Deborah was Israel’s only female judge recorded in Scripture. Her only family recorded in the text surrounding Judges 4­­–5 is her husband, Lapidoth. Deborah gave advice to the people of Israel at a palm tree between Ramah and Bethel. It was near Mount Ephraim. She is known for her courage and her song to the Lord, but why is she mentioned in the Bible? What did she do that should be used as a “model” for our life?

Deborah was the fourth judge of Israel. God put her in charge of bringing Israel back to worshipping God. After being judged by Othniel, Ehud, and Shamgar, Israel had fallen into sin once more. After Ehud had judged, God punished Israel for their sin. How? They were put under the rule of Jabin, king of Canaan, for twenty years. Now, after their punishment, God would deliver Sisera (Jabin’s army captain/leader) and his army into the hands of Barak, a man of Israel. God had commanded Barak to gather ten thousand men from Zebulun and Naphtali. Barak refused to go fight unless Deborah would come along. Deborah had the courage to fight and went along. Barak gathered the men and prepared to fight. God caused the men of Jabin’s army to become frightened. Because of his fear, Sisera fled to the nearby tent of Heber the Kenite where Sisera thought he had safety. Jael (Heber’s wife) fed Sisera and let him rest. While he was resting, Jael killed him by driving a tent nail through his head.

Deborah is known for her victory song to Jehovah after the battle against Sisera. Her song is given in Judges 5. Deborah’s song praises the Lord for the victory he had given them over Sisera and Jabin’s army. She sang of some tribes that didn’t help. Gilead, Dan, and Asher were just a few of them. Barak and Deborah sang of how Sisera’s mother would act when no one came back from the battle (not even her son, Sisera).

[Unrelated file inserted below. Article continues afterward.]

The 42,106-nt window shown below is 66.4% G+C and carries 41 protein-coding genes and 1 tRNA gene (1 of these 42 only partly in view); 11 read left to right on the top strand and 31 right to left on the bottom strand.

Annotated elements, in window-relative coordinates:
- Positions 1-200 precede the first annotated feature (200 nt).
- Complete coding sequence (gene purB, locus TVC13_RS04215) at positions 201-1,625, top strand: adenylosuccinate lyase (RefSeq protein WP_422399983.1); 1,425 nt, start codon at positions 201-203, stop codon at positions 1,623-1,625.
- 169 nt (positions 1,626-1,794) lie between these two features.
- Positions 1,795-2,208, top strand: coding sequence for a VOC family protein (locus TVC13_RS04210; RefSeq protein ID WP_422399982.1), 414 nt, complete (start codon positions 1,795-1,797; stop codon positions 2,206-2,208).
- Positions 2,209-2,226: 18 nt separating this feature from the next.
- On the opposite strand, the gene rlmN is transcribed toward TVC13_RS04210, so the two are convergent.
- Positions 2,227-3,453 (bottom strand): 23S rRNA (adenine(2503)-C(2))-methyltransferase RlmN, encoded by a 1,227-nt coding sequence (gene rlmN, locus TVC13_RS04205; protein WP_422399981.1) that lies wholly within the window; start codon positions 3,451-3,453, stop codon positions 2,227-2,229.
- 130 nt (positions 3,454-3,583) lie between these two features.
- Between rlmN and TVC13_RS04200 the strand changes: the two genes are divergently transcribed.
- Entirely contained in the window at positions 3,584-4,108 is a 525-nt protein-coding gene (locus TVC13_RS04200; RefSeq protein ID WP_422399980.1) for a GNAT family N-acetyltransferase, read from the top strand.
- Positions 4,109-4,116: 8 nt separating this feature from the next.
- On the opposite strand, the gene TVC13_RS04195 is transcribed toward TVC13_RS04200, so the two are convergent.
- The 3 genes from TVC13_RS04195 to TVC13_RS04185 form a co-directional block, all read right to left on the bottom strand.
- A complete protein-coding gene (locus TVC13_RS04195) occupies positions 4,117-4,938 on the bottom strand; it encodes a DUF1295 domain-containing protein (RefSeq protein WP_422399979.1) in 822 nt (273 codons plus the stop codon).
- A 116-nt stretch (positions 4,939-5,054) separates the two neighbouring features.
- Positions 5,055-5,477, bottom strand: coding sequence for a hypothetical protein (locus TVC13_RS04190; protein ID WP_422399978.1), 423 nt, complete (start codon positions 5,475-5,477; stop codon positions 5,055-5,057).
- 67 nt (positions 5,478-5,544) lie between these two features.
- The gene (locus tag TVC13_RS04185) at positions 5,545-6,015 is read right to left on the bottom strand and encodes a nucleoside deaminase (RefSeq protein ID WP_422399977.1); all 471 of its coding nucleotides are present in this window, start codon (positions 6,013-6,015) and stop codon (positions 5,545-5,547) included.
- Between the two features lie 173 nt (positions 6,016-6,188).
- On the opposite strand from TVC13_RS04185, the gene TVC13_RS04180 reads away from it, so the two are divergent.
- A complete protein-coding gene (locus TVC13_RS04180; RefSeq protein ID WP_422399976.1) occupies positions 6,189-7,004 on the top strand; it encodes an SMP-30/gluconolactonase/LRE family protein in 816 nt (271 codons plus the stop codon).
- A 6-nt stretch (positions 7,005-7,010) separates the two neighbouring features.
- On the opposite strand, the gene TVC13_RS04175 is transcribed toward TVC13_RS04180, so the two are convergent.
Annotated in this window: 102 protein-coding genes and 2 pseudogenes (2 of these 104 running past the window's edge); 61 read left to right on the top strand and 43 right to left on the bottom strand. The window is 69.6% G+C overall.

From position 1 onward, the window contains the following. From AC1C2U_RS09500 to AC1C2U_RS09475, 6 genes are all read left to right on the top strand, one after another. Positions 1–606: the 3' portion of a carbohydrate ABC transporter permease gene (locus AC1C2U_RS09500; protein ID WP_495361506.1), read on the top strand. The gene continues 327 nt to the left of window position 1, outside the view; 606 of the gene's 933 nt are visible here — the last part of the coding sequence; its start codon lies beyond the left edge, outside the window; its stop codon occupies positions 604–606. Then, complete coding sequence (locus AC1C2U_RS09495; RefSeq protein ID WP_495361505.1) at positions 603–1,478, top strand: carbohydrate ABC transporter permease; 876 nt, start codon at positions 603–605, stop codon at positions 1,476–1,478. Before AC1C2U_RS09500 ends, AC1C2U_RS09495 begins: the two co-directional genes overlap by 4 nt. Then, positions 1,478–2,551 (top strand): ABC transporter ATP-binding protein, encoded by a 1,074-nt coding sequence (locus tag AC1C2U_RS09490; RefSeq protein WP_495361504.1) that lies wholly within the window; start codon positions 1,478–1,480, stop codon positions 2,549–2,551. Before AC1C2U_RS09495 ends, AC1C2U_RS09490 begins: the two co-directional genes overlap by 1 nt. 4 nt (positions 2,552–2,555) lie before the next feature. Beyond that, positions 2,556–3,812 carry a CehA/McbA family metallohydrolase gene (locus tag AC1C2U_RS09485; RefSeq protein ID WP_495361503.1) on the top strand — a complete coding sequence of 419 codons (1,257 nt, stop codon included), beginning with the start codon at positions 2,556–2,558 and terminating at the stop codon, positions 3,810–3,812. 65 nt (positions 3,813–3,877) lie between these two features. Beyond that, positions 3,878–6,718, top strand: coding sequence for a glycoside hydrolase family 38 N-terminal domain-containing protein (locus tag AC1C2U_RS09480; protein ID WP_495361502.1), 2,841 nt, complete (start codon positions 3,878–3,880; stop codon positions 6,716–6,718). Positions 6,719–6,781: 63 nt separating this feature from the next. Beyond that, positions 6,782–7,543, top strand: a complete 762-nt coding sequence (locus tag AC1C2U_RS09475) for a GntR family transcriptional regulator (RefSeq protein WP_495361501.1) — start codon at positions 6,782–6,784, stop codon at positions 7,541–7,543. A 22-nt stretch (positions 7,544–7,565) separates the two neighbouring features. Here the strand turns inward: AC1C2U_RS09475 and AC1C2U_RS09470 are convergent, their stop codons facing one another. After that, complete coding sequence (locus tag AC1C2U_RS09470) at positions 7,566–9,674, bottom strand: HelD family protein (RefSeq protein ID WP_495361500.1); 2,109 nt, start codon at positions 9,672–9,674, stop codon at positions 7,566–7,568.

Why is this piece of history in the Bible? God must have had some reason. Here are a few reasons: One, that through Deborah’s song and her giving all the glory to God, we must learn that in anything and everything we do we must give glory to God just as Deborah did. In Judges 5:1 the Bible says that they sang “on that day”. It didn’t take Barak and Deborah a few days to get over their own glory and then give God the glory, but they gave God the glory right that day.

Another thing we can learn from the part of her song (Judges 5:14–17) about the tribes refusing to help fight, is that we need to stay active in the church of Christ. We need to continually pray for those in need of physical and spiritual help. To show our love and thankfulness to God for redeeming us from our spiritual, sickly state of sin, we give what we can to those who are currently on “beds of affliction” for the rest of their pilgrimage on this earth.

Yet, we need to be strong in our faith like Deborah. Barak was scared. We should not be scared of anything. Not even death, because death is the passage from this earthly journey to eternal life with Christ in Heaven. Romans 14: 8: “For whether we live, we live unto the Lord; and whether we die we die unto the Lord: whether we live, therefore, or die, we are the Lord’s.” Joshua 1:9 is another great example of the commandment to be bold and strong in our faith. We will need to have great strength to endure the persecution of the wicked and their ridicule against us in the end times.

Through studying the life of Deborah the prophetess, we can be strengthened by reading and contemplating her song of courage. We can love those with special needs and do EVERYTHING to the glory of God. “Praise ye the Lord for the avenging of Israel, when the people willingly offered themselves. Hear, O ye kings; give ear, O ye princes; I, even I, will sing unto the Lord; I will sing praise to the Lord God of Israel.” Let Deborah’s song ring in our hearts as we continue on this pathway to our heavenly home.